Dementia is an umbrella term used to describe a set of symptoms and behaviours that occur when brain cells stop working properly and result in loss of independent function for that person.
This page will help you to find local services in relation to dementia quickly and efficiently.
If you are living with dementia, this section offers some practical advice on living your life to the full.
11 people a day develop dementia. People just like you.
Watch our real life stories.
This is an ambitious and wide ranging campaign. It involves
a lot of different organisations co-operating to help people with dementia and their loved ones.
Facts and Figures on Dementia
How to diminish the risk factors and reduce the risk of developing dementia.
A certain degree of fear and stigma still surrounds dementia in Ireland. This can prevent some people seeking help or telling people about their diagnosis. It can also stop others from talking to individuals they know with dementia. This can be isolating for the person with the dementia and leads to a lot of unnecessary stigma and loneliness. People aren’t deliberately unkind; they feel awkward or embarrassed which leads to them ignoring friends or acquaintances. Fear can be very debilitating. Dementia is much more than just a health issue, it is a social issue and it needs a community response from every single one of us.
That same fear can also cause people who are experiencing signs of dementia to delay seeking help for as long as possible. This is unfortunate because an early diagnosis gives people the best chance to prepare and plan for the future, and to receive treatment. With support from healthcare professionals, family and friends, many people are able to lead active, fulfilling lives with dementia.
The journey towards diagnosis usually begins with a visit to your GP. This consultation is an opportunity to talk about all the symptoms that concern you. The first priority is to rule out other possible causes of your memory complaints. Blood tests, memory tests and other assessments will be part of this. It may be that there is another cause entirely such as vitamin deficiency, thryroid abnormalities, medication side effects or depression.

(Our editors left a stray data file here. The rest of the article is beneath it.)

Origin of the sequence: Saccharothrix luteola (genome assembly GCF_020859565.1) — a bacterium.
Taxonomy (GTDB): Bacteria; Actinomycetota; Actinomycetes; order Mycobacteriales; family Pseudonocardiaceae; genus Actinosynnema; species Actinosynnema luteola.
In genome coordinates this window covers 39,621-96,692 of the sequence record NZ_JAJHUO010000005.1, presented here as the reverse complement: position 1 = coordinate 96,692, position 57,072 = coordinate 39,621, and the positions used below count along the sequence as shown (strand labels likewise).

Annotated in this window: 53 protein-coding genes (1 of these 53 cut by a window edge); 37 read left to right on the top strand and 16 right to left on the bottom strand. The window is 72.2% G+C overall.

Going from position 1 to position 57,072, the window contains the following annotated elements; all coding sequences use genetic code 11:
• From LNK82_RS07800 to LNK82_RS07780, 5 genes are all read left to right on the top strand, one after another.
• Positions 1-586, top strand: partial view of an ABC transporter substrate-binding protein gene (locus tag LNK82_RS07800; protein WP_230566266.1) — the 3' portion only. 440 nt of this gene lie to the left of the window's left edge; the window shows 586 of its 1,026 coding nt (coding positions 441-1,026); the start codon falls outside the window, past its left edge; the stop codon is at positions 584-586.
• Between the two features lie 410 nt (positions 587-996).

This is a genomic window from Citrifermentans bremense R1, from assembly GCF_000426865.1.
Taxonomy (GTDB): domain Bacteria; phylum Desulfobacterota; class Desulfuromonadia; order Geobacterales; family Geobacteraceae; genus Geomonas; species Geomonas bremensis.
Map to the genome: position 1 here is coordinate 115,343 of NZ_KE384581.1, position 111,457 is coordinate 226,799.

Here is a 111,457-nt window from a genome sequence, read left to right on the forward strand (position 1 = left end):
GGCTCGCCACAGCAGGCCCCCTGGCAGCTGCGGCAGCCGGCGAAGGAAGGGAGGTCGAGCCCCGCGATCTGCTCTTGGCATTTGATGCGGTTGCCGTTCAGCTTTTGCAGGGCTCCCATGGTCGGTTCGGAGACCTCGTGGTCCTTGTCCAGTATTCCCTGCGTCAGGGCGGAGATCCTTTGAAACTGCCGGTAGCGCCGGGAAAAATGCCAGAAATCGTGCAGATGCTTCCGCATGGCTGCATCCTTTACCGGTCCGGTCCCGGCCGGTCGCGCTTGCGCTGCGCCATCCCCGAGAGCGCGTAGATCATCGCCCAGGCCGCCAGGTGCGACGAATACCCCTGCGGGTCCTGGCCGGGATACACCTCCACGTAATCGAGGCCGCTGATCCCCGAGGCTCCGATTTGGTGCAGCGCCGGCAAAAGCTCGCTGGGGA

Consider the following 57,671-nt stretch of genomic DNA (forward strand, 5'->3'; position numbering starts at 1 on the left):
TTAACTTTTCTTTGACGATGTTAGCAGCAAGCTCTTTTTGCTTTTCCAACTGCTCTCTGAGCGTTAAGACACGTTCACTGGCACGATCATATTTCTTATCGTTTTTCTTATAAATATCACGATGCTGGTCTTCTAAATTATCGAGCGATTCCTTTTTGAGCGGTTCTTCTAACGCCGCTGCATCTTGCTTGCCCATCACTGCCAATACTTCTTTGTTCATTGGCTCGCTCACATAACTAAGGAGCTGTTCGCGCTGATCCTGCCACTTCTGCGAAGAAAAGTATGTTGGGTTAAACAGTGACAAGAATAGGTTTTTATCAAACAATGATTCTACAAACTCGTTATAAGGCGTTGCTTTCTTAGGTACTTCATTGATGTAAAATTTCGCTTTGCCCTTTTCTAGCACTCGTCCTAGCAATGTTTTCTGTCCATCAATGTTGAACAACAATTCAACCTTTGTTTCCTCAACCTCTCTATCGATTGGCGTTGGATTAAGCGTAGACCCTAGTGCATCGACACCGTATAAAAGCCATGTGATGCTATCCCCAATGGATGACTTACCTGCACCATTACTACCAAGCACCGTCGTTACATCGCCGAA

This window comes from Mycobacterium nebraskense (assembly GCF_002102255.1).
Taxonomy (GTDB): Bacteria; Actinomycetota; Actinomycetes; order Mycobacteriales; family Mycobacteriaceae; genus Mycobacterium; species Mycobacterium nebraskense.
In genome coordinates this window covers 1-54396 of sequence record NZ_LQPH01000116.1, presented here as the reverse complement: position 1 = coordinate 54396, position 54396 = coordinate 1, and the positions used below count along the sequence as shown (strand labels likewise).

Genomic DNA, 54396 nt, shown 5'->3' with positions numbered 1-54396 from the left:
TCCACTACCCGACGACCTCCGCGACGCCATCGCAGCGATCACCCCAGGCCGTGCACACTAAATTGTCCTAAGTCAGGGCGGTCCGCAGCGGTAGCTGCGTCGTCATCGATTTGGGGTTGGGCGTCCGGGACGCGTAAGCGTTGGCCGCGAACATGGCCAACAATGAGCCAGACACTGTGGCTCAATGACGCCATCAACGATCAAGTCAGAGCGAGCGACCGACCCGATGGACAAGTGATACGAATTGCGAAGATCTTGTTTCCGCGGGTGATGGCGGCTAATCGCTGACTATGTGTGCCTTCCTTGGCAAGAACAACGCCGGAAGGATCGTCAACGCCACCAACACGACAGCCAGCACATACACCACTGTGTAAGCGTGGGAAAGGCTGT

The GP may then refer you to a hospital-based consultant or memory service for a full assessment to identify the cause of your symptoms. If you are over 65, this may be a geriatric medicine specialist or a later life psychiatrist. If you are under 65 you may be referred to a neurologist – a doctor with particular expertise in disorders of the brain.
The GP or consultant may make an initial diagnosis and may also refer you to a specialist Memory Clinic. These are found around the country and specialise in diagnosing the cause of memory problems. Generally a referral is required to attend a Memory Clinic.
- Watch these informative short videos- Read this helpful guide on the early stages of dementia- Speak with your GP- Read this short factsheet on the early symptoms and diagnosis of dementia- Freephone the helpline (1800 341 341) or speak to your local Dementia Adviser